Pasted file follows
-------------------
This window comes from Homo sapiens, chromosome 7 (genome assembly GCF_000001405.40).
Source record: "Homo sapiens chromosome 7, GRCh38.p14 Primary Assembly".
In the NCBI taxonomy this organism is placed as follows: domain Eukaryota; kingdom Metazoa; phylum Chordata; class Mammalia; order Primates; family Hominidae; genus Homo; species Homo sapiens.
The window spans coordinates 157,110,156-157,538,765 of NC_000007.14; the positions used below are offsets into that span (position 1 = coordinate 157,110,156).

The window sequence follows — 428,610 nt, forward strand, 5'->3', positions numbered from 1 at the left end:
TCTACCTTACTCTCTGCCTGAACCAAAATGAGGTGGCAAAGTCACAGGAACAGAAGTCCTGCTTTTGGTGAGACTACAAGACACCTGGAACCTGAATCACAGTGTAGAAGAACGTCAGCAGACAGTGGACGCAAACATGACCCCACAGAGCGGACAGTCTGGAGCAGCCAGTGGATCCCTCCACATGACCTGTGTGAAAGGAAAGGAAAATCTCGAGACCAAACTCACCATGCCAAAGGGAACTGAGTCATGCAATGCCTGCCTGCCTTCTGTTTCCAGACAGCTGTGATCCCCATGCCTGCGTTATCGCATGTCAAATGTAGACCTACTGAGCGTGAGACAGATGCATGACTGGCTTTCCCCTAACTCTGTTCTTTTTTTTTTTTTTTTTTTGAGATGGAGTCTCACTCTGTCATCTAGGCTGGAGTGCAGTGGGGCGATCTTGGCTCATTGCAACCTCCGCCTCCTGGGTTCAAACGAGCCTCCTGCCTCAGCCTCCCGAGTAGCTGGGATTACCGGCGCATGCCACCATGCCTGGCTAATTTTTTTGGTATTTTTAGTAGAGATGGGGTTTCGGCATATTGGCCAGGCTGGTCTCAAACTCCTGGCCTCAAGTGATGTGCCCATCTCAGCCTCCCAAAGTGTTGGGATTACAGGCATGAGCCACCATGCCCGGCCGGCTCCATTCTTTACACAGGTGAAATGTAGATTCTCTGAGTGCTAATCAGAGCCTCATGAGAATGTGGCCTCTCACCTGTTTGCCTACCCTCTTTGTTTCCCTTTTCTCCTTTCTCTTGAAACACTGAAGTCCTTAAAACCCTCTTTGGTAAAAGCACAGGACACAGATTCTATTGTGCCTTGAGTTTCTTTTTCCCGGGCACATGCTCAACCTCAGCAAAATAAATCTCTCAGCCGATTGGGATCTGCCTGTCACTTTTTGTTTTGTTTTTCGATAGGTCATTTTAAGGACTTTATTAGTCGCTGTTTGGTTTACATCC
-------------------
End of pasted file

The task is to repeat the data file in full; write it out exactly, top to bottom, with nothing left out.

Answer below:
This window comes from Homo sapiens, chromosome 7 (genome assembly GCF_000001405.40).
Source record: "Homo sapiens chromosome 7, GRCh38.p14 Primary Assembly".
In the NCBI taxonomy this organism is placed as follows: domain Eukaryota; kingdom Metazoa; phylum Chordata; class Mammalia; order Primates; family Hominidae; genus Homo; species Homo sapiens.
The window spans coordinates 157,110,156-157,538,765 of NC_000007.14; the positions used below are offsets into that span (position 1 = coordinate 157,110,156).

The window sequence follows — 428,610 nt, forward strand, 5'->3', positions numbered from 1 at the left end:
TCTACCTTACTCTCTGCCTGAACCAAAATGAGGTGGCAAAGTCACAGGAACAGAAGTCCTGCTTTTGGTGAGACTACAAGACACCTGGAACCTGAATCACAGTGTAGAAGAACGTCAGCAGACAGTGGACGCAAACATGACCCCACAGAGCGGACAGTCTGGAGCAGCCAGTGGATCCCTCCACATGACCTGTGTGAAAGGAAAGGAAAATCTCGAGACCAAACTCACCATGCCAAAGGGAACTGAGTCATGCAATGCCTGCCTGCCTTCTGTTTCCAGACAGCTGTGATCCCCATGCCTGCGTTATCGCATGTCAAATGTAGACCTACTGAGCGTGAGACAGATGCATGACTGGCTTTCCCCTAACTCTGTTCTTTTTTTTTTTTTTTTTTTGAGATGGAGTCTCACTCTGTCATCTAGGCTGGAGTGCAGTGGGGCGATCTTGGCTCATTGCAACCTCCGCCTCCTGGGTTCAAACGAGCCTCCTGCCTCAGCCTCCCGAGTAGCTGGGATTACCGGCGCATGCCACCATGCCTGGCTAATTTTTTTGGTATTTTTAGTAGAGATGGGGTTTCGGCATATTGGCCAGGCTGGTCTCAAACTCCTGGCCTCAAGTGATGTGCCCATCTCAGCCTCCCAAAGTGTTGGGATTACAGGCATGAGCCACCATGCCCGGCCGGCTCCATTCTTTACACAGGTGAAATGTAGATTCTCTGAGTGCTAATCAGAGCCTCATGAGAATGTGGCCTCTCACCTGTTTGCCTACCCTCTTTGTTTCCCTTTTCTCCTTTCTCTTGAAACACTGAAGTCCTTAAAACCCTCTTTGGTAAAAGCACAGGACACAGATTCTATTGTGCCTTGAGTTTCTTTTTCCCGGGCACATGCTCAACCTCAGCAAAATAAATCTCTCAGCCGATTGGGATCTGCCTGTCACTTTTTGTTTTGTTTTTCGATAGGTCATTTTAAGGACTTTATTAGTCGCTGTTTGGTTTACATCC